NFL and NFLPA reached a solution on Thursday regarding the discipline of Browns quarterback Deshaun Watson for violating the league’s personal conduct policy. Watson is suspended for Cleveland’s first 11 regular season games without pay and fined $5 million. He must also undergo a mandatory evaluation by behavioral experts and follow their treatment plan.

The settlement is the final resolution of the disciplinary process, ending the NFL’s appeal of the six-game suspension without a fine disciplinary officer Sue L. Robinson, who was appointed jointly by the NFL and the NFLPA, had imposed on Watson. Robinson found Watson in violation by engaging in sexual assault, conduct that poses an actual risk to the safety and well-being of another person and conduct that undermines or endangers the integrity of the NFL in its 16-page decision. The settlement bars the NFLPA from pursuing legal remedies through the federal court system.

Before the settlement, the NFL had sought an indefinite suspension where Watson could apply for reinstatement after a year from Peter C. Harvey, who had been selected by commissioner Roger Goodell to handle the appeal. The 11-game suspension is the longest suspension ever imposed under the personal conduct policy for sexual misconduct. What’s not known is whether Robinson’s mandate that Watson’s massage therapy be limited to team-approved massage therapists for the rest of his career remains. Watson’s punishment is in line with what the NFL was seeking in settlement talks that took place before Robinson’s decision. The NFLPA rejected the NFL’s reported offer of a 12-game suspension and a $10 million fine.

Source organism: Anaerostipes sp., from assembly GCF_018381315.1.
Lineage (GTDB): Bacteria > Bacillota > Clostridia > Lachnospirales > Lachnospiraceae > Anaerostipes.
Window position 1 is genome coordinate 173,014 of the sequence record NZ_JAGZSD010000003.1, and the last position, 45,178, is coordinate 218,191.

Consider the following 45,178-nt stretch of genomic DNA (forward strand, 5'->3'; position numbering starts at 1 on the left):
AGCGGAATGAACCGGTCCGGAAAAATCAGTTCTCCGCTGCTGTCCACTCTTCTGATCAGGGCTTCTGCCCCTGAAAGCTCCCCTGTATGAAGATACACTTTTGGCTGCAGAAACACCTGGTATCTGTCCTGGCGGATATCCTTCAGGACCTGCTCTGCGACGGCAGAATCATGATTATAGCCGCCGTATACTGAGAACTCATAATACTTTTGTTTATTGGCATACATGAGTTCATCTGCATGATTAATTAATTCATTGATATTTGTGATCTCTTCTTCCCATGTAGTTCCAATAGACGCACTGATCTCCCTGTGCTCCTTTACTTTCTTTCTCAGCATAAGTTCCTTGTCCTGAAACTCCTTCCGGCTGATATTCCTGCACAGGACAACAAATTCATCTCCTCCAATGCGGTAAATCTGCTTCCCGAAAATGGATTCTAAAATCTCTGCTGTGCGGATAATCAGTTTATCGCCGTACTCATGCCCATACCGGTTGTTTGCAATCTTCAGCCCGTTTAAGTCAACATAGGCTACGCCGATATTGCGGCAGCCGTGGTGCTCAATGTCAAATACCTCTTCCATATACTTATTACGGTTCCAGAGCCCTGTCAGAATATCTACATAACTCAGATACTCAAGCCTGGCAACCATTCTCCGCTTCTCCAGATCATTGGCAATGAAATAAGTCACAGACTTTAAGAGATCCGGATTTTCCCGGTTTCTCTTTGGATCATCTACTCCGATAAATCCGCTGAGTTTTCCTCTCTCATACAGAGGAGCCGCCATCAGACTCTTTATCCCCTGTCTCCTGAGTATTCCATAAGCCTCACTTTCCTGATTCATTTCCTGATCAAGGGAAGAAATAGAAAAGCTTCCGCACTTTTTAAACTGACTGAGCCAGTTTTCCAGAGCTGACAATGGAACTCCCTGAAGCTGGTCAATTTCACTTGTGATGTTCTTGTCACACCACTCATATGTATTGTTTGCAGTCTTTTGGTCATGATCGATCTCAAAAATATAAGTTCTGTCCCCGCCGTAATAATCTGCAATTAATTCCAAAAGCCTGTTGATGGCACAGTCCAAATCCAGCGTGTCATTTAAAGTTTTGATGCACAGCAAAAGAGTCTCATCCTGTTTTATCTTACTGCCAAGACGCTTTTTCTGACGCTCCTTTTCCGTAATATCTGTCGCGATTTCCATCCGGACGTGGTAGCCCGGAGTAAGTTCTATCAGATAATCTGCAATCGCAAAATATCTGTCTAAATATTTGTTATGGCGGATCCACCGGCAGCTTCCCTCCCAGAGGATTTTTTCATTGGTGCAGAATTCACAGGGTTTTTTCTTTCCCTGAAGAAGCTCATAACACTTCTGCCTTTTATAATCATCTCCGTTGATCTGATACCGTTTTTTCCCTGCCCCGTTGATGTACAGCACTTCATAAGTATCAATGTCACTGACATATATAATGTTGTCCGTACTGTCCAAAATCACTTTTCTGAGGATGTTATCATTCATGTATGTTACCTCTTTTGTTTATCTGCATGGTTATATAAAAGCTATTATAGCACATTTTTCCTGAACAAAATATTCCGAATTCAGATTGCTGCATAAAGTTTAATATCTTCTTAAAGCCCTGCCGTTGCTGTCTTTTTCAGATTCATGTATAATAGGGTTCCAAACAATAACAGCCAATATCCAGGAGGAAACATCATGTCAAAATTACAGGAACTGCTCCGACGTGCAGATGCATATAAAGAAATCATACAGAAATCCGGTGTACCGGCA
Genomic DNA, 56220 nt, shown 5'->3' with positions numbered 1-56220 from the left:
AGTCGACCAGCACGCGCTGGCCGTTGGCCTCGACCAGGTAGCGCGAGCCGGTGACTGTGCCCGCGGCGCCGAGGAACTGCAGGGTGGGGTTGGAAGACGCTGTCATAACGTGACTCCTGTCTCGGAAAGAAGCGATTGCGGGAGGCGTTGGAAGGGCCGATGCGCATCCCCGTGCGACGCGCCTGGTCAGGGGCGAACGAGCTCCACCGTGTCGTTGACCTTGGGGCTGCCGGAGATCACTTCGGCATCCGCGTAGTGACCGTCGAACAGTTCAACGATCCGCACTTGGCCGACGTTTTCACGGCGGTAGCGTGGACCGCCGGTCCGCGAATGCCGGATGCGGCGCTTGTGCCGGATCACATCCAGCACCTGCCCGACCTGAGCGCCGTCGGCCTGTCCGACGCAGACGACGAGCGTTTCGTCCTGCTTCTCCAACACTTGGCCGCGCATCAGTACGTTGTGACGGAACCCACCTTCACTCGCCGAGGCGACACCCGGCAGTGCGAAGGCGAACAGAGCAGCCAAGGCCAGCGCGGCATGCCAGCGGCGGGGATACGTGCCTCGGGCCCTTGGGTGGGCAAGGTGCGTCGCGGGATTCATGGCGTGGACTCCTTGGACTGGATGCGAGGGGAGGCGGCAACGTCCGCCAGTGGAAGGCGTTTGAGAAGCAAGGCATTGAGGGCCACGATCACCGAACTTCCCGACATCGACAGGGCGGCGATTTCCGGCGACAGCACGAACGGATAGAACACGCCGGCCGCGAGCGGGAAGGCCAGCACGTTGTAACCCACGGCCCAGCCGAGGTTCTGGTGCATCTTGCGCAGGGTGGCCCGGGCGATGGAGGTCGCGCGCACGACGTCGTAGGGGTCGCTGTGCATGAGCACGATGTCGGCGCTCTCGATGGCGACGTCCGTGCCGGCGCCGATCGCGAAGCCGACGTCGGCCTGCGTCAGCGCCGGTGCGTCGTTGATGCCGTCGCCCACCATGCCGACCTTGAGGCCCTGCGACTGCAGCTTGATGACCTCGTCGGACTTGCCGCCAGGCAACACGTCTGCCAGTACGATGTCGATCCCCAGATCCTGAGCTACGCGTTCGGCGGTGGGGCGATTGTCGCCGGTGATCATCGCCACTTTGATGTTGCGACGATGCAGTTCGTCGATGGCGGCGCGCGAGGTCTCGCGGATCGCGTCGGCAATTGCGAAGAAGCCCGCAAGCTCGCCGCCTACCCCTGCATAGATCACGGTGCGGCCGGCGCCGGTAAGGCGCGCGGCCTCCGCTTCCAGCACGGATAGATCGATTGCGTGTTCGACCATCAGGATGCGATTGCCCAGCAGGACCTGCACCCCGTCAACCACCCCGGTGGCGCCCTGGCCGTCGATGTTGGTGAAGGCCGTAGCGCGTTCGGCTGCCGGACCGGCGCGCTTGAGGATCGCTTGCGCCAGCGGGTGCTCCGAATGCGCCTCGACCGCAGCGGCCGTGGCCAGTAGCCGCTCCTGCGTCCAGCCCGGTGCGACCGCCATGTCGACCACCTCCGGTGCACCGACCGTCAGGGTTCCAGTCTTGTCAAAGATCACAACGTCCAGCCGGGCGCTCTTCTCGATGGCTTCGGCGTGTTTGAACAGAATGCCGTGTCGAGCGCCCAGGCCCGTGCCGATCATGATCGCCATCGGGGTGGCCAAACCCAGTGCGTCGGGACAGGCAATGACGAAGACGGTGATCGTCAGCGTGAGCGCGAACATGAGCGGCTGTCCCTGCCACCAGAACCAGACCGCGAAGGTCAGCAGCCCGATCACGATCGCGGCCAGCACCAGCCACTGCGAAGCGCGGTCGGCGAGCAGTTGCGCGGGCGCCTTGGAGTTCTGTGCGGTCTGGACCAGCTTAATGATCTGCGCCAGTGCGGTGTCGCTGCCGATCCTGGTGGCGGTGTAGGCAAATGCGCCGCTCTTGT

Watson’s suspension takes effect Aug. 30 when the final 53-man roster reduction is made for NFL teams. Under the NFL’s collective bargaining agreement, Watson will be allowed to return to team facilities and will be allowed to participate in limited activities during the second half of the suspension under conditions similar to players suspended under the performance-enhancing substance policy. of the NFL. On Oct. 10, the day after the Browns’ Week 5 contest against the Chargers, his permitted activities will include attending team meetings, working out individually with Browns strength and conditioning coach, meeting individually with Browns coach Kevin Stefanski , offensive coordinator Alex Van Pelt and quarterbacks coach Drew Petzing and treatment/rehabilitation by the Browns’ medical staff and coaches. Watson will be able to practice during the final two weeks of the suspension beginning on November 14. The suspension will be lifted on November 28. Watson will be eligible to play in the Browns’ Week 13 game against the Texans, Watson’s former team, on Dec. 4. His return will be in Week 13 instead of Week 12 because Cleveland has a Week 9 bye.

Many other NFL teams feel the five-year, $230 million, fully guaranteed contract Watson signed in March as part of his trade from the Texans was structured in a way designed to minimize the financial fallout. of suspension. No pay refers to basic pay with suspensions. Watson received a $44.965 million signing bonus and his base salary for 2022 is $1.035 million, his league minimum base salary in the deal. He forfeits $632,500 (or 11/18 of his $1.035 million 2022 base salary) as he makes $57,500 each of the 18 weeks in the regular season.